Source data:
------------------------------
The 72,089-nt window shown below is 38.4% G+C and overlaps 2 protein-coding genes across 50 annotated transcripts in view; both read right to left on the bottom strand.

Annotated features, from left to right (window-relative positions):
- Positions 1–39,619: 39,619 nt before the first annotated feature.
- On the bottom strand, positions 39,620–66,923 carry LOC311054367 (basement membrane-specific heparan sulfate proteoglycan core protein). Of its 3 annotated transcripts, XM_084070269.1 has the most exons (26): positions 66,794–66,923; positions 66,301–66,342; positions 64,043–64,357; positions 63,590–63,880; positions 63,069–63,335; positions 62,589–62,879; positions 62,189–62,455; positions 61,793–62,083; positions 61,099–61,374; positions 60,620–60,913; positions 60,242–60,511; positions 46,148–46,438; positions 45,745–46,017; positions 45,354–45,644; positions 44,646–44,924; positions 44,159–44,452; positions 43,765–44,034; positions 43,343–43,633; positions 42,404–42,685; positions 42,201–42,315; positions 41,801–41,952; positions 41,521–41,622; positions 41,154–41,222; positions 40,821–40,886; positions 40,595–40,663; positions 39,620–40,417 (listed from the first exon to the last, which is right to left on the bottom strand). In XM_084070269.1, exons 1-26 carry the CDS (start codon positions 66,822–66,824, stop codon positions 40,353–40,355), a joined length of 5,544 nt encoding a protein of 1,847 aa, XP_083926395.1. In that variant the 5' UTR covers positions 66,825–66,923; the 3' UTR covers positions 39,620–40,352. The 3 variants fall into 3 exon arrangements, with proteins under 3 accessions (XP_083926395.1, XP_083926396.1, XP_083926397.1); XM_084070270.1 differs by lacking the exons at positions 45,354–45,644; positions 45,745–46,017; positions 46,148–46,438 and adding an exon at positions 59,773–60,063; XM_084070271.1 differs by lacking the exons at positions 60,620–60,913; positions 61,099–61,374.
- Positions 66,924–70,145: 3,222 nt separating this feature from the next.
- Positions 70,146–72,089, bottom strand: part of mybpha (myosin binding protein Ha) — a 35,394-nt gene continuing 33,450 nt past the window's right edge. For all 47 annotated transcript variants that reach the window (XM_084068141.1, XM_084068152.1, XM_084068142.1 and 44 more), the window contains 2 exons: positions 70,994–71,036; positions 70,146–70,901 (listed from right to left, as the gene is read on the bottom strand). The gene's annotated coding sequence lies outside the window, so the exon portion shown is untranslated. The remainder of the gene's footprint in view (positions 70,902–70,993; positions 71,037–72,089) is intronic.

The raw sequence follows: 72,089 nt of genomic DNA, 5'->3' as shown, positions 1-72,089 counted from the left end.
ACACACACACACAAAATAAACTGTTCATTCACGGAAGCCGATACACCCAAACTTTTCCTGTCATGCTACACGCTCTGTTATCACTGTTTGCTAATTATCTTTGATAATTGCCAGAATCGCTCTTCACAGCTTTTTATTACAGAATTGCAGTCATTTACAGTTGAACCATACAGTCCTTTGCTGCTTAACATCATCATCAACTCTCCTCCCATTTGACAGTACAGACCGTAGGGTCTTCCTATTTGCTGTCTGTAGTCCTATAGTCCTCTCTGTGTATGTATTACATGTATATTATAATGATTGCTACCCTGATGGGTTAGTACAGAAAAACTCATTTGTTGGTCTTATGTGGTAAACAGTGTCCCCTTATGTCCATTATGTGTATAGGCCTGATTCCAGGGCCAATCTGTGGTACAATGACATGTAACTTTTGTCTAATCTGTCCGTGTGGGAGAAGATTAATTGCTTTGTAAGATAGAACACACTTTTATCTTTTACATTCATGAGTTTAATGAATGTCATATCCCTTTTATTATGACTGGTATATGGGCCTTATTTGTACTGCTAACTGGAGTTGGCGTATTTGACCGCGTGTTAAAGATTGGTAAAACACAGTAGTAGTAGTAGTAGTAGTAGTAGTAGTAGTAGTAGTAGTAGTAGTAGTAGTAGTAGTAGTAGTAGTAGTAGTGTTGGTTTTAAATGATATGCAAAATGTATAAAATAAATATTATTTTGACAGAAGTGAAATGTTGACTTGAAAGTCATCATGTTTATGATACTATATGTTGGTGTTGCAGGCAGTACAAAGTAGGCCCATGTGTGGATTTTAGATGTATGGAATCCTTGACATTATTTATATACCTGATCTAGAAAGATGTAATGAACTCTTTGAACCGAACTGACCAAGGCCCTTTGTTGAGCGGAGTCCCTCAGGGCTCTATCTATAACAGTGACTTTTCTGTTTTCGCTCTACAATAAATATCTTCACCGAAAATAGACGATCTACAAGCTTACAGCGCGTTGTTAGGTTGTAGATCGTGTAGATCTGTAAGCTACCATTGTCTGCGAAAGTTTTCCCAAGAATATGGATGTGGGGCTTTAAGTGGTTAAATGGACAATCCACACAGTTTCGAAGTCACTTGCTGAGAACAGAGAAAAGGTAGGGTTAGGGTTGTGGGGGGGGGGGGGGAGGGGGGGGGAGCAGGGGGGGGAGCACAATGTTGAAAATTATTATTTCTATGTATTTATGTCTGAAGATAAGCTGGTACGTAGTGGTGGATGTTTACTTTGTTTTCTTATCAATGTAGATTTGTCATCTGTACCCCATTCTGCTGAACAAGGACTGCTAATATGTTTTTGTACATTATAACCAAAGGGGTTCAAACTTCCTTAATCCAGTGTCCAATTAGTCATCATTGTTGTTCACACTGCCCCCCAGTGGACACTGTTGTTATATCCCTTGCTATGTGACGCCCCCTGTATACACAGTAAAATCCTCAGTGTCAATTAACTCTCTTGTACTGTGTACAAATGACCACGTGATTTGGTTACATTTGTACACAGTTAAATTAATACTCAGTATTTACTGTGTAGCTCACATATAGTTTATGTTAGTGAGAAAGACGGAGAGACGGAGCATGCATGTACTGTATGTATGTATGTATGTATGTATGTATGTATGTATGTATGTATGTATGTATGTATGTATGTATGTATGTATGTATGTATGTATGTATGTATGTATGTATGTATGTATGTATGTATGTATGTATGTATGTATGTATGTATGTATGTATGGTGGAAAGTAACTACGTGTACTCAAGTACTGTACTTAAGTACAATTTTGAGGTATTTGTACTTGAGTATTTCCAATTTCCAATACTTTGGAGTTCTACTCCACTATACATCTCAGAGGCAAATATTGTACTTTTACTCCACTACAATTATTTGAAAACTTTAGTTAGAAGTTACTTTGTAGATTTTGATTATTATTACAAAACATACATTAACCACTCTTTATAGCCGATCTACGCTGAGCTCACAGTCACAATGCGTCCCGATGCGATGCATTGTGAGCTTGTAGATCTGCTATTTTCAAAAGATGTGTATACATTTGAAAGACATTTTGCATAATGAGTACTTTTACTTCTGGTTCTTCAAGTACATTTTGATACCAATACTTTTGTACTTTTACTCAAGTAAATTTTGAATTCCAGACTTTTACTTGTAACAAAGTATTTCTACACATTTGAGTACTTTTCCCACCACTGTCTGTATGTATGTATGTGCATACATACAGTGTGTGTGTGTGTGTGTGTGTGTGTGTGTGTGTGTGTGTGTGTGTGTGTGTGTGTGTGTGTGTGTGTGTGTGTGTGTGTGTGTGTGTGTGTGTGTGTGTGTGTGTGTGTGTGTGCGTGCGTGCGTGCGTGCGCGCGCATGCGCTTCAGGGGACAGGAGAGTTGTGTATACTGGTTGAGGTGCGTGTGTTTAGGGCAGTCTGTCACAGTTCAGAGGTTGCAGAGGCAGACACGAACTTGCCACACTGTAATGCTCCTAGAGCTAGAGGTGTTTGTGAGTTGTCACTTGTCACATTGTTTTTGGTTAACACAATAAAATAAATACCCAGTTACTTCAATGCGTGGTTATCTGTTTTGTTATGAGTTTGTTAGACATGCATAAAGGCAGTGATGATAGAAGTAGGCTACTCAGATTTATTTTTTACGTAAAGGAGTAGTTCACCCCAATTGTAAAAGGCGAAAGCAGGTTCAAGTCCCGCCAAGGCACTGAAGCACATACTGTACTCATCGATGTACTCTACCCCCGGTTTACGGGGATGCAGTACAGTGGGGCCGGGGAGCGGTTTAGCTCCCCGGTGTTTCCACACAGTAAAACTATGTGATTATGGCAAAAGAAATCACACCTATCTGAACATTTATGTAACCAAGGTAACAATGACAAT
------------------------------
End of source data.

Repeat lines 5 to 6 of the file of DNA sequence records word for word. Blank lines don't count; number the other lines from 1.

- Positions 66,924–70,145: 3,222 nt separating this feature from the next.
- Positions 70,146–72,089, bottom strand: part of mybpha (myosin binding protein Ha) — a 35,394-nt gene continuing 33,450 nt past the window's right edge. For all 47 annotated transcript variants that reach the window (XM_084068141.1, XM_084068152.1, XM_084068142.1 and 44 more), the window contains 2 exons: positions 70,994–71,036; positions 70,146–70,901 (listed from right to left, as the gene is read on the bottom strand). The gene's annotated coding sequence lies outside the window, so the exon portion shown is untranslated. The remainder of the gene's footprint in view (positions 70,902–70,993; positions 71,037–72,089) is intronic.